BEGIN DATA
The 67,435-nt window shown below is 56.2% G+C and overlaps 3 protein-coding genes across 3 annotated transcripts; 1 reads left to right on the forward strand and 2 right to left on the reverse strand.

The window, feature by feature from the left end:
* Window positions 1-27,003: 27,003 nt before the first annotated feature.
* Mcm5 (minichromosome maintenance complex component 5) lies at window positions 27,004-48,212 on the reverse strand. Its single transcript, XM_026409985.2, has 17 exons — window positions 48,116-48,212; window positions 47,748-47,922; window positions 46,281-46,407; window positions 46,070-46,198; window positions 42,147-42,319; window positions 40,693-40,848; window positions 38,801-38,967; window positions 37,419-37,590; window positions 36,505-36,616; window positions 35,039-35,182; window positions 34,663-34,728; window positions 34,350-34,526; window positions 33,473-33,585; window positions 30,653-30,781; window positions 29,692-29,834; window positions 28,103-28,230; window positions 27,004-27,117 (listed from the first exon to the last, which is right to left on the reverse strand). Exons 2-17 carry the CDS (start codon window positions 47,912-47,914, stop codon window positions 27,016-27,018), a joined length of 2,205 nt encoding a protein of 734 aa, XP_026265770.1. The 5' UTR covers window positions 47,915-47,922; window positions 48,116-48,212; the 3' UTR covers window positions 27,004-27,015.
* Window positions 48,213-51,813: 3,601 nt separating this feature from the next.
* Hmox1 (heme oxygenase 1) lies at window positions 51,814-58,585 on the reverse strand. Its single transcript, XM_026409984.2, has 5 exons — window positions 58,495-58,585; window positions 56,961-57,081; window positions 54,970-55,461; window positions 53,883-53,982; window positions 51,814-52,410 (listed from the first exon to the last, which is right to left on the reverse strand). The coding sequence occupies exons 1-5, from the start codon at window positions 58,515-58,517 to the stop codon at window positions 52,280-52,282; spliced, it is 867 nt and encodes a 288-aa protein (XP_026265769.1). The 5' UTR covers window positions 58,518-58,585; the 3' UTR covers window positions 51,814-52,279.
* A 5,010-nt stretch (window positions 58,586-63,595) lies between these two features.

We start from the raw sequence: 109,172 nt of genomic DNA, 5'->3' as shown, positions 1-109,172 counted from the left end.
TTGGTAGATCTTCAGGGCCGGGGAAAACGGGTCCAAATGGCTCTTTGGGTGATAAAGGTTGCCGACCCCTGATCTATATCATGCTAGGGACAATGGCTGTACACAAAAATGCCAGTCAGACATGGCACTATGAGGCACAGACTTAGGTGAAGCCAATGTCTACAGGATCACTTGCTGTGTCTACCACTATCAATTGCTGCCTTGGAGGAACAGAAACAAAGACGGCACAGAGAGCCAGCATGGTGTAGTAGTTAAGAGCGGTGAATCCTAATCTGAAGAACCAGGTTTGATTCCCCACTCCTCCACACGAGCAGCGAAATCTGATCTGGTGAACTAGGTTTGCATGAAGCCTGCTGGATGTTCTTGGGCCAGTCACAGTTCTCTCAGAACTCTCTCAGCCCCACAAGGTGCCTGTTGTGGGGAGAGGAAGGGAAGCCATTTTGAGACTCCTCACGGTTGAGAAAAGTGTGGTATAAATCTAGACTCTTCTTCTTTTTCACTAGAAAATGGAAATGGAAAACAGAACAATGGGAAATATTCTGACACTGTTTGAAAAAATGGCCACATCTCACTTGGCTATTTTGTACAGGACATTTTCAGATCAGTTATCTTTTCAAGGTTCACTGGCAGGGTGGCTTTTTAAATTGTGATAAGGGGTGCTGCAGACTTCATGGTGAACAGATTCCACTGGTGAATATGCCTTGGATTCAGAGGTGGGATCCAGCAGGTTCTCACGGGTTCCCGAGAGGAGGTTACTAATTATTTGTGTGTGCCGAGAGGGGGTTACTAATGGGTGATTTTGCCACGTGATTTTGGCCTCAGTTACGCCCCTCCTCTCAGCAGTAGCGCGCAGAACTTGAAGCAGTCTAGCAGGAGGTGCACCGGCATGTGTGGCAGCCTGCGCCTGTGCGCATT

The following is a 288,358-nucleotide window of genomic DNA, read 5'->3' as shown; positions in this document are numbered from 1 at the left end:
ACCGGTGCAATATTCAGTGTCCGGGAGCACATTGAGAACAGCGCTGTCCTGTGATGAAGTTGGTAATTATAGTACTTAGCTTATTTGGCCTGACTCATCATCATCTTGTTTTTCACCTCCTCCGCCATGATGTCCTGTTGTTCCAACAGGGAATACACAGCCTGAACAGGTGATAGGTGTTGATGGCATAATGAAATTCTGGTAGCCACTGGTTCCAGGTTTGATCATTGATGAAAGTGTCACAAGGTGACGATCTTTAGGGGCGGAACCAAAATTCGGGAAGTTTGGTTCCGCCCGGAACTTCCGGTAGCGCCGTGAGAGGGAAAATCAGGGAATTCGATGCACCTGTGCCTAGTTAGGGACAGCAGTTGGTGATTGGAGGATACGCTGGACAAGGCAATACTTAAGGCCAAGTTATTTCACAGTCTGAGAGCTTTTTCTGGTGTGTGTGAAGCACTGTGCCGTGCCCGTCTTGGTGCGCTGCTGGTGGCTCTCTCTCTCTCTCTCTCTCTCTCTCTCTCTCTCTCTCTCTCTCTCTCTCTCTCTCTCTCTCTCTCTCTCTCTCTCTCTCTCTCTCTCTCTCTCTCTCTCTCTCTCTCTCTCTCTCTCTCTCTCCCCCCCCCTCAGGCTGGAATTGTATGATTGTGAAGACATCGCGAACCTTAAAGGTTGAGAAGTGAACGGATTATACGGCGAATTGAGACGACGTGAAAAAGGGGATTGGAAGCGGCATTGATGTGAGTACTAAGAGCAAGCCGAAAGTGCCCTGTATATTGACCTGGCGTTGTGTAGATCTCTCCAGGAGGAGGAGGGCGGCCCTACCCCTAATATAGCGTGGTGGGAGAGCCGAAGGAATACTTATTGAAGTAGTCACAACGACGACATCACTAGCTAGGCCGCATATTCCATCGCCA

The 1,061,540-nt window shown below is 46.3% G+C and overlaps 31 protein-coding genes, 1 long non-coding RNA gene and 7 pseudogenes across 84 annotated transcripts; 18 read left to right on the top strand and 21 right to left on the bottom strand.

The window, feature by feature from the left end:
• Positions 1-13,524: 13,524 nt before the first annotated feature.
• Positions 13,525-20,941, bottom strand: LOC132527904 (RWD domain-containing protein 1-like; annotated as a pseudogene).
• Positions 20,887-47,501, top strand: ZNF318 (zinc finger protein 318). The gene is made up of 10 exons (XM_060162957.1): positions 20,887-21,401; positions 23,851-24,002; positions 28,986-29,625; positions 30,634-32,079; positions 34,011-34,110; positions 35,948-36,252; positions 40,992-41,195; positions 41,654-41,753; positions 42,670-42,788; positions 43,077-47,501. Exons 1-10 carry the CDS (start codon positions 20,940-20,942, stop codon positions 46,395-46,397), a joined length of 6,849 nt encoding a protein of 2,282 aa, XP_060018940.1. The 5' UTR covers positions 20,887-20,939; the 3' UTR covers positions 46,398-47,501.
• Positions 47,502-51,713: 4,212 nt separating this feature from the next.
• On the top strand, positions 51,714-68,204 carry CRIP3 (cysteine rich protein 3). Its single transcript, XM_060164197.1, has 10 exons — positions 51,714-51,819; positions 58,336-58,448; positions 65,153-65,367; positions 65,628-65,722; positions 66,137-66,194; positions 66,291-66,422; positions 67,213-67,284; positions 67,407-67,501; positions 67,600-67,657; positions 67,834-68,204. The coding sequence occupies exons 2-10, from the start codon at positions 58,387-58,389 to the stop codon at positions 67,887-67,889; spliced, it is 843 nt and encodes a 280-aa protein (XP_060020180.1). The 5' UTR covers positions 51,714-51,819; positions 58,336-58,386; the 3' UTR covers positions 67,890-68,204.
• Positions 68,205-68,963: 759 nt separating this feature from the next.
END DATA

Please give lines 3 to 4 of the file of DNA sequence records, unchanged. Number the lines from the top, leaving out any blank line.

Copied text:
* Window positions 1-27,003: 27,003 nt before the first annotated feature.
* Mcm5 (minichromosome maintenance complex component 5) lies at window positions 27,004-48,212 on the reverse strand. Its single transcript, XM_026409985.2, has 17 exons — window positions 48,116-48,212; window positions 47,748-47,922; window positions 46,281-46,407; window positions 46,070-46,198; window positions 42,147-42,319; window positions 40,693-40,848; window positions 38,801-38,967; window positions 37,419-37,590; window positions 36,505-36,616; window positions 35,039-35,182; window positions 34,663-34,728; window positions 34,350-34,526; window positions 33,473-33,585; window positions 30,653-30,781; window positions 29,692-29,834; window positions 28,103-28,230; window positions 27,004-27,117 (listed from the first exon to the last, which is right to left on the reverse strand). Exons 2-17 carry the CDS (start codon window positions 47,912-47,914, stop codon window positions 27,016-27,018), a joined length of 2,205 nt encoding a protein of 734 aa, XP_026265770.1. The 5' UTR covers window positions 47,915-47,922; window positions 48,116-48,212; the 3' UTR covers window positions 27,004-27,015.